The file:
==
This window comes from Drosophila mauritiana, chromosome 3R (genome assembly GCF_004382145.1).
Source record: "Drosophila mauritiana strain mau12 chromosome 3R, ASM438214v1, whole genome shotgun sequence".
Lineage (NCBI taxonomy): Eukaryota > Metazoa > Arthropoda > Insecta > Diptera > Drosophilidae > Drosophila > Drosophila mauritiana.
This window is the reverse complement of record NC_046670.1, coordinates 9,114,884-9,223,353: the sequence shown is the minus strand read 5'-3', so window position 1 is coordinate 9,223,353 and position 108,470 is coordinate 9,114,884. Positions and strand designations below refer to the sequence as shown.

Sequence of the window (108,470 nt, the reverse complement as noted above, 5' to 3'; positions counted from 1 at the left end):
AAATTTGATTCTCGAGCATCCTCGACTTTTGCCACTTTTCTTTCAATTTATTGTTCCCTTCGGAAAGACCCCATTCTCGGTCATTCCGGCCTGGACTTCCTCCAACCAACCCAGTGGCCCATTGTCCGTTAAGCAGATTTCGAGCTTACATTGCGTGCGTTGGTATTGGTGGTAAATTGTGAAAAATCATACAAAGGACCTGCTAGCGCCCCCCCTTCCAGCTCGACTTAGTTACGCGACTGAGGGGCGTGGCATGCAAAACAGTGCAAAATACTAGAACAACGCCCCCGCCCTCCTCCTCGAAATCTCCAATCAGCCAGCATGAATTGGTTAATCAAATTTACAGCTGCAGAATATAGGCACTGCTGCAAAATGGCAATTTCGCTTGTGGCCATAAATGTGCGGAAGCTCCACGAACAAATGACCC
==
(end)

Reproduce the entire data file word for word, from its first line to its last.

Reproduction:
This window comes from Drosophila mauritiana, chromosome 3R (genome assembly GCF_004382145.1).
Source record: "Drosophila mauritiana strain mau12 chromosome 3R, ASM438214v1, whole genome shotgun sequence".
Lineage (NCBI taxonomy): Eukaryota > Metazoa > Arthropoda > Insecta > Diptera > Drosophilidae > Drosophila > Drosophila mauritiana.
This window is the reverse complement of record NC_046670.1, coordinates 9,114,884-9,223,353: the sequence shown is the minus strand read 5'-3', so window position 1 is coordinate 9,223,353 and position 108,470 is coordinate 9,114,884. Positions and strand designations below refer to the sequence as shown.

Sequence of the window (108,470 nt, the reverse complement as noted above, 5' to 3'; positions counted from 1 at the left end):
AAATTTGATTCTCGAGCATCCTCGACTTTTGCCACTTTTCTTTCAATTTATTGTTCCCTTCGGAAAGACCCCATTCTCGGTCATTCCGGCCTGGACTTCCTCCAACCAACCCAGTGGCCCATTGTCCGTTAAGCAGATTTCGAGCTTACATTGCGTGCGTTGGTATTGGTGGTAAATTGTGAAAAATCATACAAAGGACCTGCTAGCGCCCCCCCTTCCAGCTCGACTTAGTTACGCGACTGAGGGGCGTGGCATGCAAAACAGTGCAAAATACTAGAACAACGCCCCCGCCCTCCTCCTCGAAATCTCCAATCAGCCAGCATGAATTGGTTAATCAAATTTACAGCTGCAGAATATAGGCACTGCTGCAAAATGGCAATTTCGCTTGTGGCCATAAATGTGCGGAAGCTCCACGAACAAATGACCC